No, the title of Olivia Newton-John’s new memoir “Don’t Stop Believin’’” wasn’t inspired by a certain rock band’s legendary rock anthem, but the legendary singer and actress’ life has been a journey, nonetheless.
Newton-John, 70, admitted in recent phone conversation from California that she never intended on revealing several intimate details about her amazing life in the spotlight and behind the scenes, until news of an authorized biopic being made in her home country of Australia prompted her to start writing the tome simply because she wanted admirers to get the right story directly from the source.
“I haven’t seen it yet, but by all accounts, it isn’t bad,” Newton-John said. “I didn’t know that at the time, though, so I thought I better cover myself and that film was what inspired me to get the book started, and I enjoyed it.”
Taken from the name from her own hit single, “Don’t Stop Believin’” (Gallery Books/Simon & Schuster) chronicles several personal moments in Newton-John’s life extending back to childhood, yet covers many of her professional achievements as a chart-topping singer (with hits like “If Not For You,” “I Honestly Love You,” “A Little More Love” and the monster hit “Physical”) and starring opposite John Travolta in the legendary movie musical “Grease” (which spawned the hits “Summer Nights” and “Hopelessly Devoted to You”).
Released 41 years ago this June, Newton-John is thrilled that “Grease” became not only a hit in the United States, but a worldwide blockbuster -- and she doesn’t mind that fans continue to associate her with the iconic role of Sandy Olsson. After all, the film, along with the 1980 musical “Xanadu” has had such of a positive impact on people’s lives -- and being positive is what Newton-John is all about.
“I’m happy to embrace ‘Grease.’ I’m very lucky to be part of a movie that is still so beloved,” Newton-John enthused. “I mean, how many people can have the experience of being in a film that not only people love, but that is still being talked about 40 years later? I’ve always been very grateful for it. I haven’t been in many films, but to be in ‘Grease’ and ‘Xanadu’ -- both musicals that people have really enjoyed -- and to dance with John Travolta and Gene Kelly in one lifetime? I was dancing with the stars way before it was popular, so I think I was very lucky.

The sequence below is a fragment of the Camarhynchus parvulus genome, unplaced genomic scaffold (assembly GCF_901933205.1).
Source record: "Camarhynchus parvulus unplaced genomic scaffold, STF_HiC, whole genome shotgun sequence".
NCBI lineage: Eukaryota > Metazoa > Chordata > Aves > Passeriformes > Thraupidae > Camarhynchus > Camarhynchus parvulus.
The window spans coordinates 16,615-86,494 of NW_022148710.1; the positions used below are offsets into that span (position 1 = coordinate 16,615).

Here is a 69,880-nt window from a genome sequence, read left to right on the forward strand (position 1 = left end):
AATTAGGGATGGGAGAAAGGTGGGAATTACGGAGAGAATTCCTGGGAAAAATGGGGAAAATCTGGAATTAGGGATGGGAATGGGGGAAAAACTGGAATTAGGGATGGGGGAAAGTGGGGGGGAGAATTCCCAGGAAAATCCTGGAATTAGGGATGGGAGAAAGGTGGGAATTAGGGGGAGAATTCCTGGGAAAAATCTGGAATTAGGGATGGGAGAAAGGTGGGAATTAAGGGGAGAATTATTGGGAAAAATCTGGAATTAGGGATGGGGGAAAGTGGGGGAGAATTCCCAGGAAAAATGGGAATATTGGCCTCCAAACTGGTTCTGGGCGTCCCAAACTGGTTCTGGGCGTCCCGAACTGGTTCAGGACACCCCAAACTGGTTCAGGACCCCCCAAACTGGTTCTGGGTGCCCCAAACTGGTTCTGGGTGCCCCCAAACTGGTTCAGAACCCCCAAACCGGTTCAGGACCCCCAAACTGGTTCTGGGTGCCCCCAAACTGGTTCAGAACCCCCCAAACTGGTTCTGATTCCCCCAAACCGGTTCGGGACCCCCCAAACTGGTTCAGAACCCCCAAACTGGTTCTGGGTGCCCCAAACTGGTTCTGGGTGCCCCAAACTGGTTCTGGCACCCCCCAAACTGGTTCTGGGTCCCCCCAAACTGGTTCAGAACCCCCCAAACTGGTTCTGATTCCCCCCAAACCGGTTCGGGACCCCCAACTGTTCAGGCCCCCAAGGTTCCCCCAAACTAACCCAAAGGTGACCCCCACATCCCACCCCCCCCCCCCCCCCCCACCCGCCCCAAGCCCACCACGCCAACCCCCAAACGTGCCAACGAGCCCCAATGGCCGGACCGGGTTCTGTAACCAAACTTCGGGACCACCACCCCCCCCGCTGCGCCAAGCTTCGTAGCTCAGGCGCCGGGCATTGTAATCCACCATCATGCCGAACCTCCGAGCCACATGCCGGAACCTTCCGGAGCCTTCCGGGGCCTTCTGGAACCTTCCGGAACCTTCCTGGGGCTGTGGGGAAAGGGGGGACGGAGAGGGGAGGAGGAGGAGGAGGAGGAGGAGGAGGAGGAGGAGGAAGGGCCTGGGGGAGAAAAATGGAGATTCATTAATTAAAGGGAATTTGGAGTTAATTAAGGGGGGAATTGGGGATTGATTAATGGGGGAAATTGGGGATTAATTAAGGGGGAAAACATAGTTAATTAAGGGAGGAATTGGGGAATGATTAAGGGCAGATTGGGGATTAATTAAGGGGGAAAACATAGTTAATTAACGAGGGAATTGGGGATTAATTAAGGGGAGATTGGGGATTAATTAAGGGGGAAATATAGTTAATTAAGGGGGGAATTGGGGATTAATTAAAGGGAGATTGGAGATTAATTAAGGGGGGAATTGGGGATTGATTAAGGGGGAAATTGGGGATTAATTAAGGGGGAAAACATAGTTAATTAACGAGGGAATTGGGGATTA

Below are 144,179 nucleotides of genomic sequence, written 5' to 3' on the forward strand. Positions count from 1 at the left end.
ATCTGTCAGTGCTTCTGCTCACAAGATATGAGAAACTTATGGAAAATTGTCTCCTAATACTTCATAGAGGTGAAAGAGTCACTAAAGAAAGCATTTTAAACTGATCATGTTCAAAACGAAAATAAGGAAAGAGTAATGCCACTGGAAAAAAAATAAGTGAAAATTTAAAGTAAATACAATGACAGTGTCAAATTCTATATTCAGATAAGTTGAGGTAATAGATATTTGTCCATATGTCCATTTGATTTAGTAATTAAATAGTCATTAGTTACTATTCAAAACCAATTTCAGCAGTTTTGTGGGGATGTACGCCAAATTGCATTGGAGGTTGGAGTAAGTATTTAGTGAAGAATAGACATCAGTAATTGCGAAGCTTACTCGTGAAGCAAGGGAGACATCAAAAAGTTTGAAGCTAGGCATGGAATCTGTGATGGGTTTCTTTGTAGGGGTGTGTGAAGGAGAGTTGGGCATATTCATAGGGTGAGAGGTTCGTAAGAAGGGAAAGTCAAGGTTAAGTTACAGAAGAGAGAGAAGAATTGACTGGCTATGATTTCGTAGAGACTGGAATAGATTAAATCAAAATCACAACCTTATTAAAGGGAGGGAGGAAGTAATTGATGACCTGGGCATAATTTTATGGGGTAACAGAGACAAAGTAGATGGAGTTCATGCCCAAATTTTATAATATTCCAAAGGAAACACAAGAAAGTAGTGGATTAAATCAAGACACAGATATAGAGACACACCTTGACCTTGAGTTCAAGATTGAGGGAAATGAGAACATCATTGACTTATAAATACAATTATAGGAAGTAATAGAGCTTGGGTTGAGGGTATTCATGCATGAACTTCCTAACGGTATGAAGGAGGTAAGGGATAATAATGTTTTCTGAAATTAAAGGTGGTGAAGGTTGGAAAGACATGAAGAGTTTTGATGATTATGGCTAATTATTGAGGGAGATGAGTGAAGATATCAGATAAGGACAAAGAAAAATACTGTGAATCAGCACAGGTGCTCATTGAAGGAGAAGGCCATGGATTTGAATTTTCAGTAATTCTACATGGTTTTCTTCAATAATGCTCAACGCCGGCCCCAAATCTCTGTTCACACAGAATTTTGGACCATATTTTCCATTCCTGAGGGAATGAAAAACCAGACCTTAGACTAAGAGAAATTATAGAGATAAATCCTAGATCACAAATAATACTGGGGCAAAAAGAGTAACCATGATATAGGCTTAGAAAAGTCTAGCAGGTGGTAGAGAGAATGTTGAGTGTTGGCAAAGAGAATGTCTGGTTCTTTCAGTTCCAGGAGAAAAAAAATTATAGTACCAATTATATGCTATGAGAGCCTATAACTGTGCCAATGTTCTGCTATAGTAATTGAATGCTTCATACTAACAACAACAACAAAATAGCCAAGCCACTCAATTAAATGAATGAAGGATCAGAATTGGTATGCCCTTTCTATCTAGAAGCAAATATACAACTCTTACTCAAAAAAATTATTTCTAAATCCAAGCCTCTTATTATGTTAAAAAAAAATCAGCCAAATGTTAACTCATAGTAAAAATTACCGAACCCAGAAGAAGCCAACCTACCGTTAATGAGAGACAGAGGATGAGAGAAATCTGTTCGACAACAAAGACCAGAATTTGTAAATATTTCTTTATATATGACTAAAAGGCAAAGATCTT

Winning over cancer
Newton-John isn’t afraid to broach painful topics in her memoir, though, including three challenges with breast cancer (she doesn’t like to characterize them as battles, but “winning” instead). Even then, Newton-John found a silver lining, raising awareness of the disease by becoming an advocate. Among her proudest achievements is her help creating and lending her name to the Olivia Newton-John Cancer Wellness and Research Centre in Melbourne.
“It was an amazing gift to be offered that opportunity. I didn’t know how we were going raise the money when we started since we had to raise nearly $200 million (to build it),” Newton-John recalled of the beginnings of the facility, which opened in 2012. “So, we just started doing a bunch of things to raise money for it like walking the Great Wall of China. It was such of an amazing thing to see the dream come true and now it’s a wonderful, functioning cancer wellness and research center and I got to experience it on my 70th birthday. It was the culmination of an amazing dream.”
Essentially, Newton-John has always lived a life reinforced by positivity. True, she recognizes that cancer is dreadful disease, but she’s also maintained the will that, in a way, echoes a line in her classic hit “Magic” -- “nothing can stand in our way.”
“You can’t talk about your illness all the time and feel sorry for yourself. There is someone always worse off,” Newton-John said. “I’m breathing and lucky, and you have to keep that in mind because you create your world by what you think, what you believe. It’s all in your head. So, you have to keep your thoughts positive and make your world that way.”
Being positive is something that was instituted in Newton-John as a young girl by her parents, and because of that, she’s essentially adopted the mantra, “If you want it, create it. We create what we believe.”
“It’s worked for me in my life. If you work toward things and you can’t make them happen, you keep working toward them and you don’t give up,” Newton-John said. “The show must go on and you don’t give up. I learned that from my mom and dad, who were both really hard-working people and were very inspiring to me. I wasn’t overly praised, though. My dad would say, ‘Well done,’ and that was big praise. I’ve had an interesting life and a fabulous one.”
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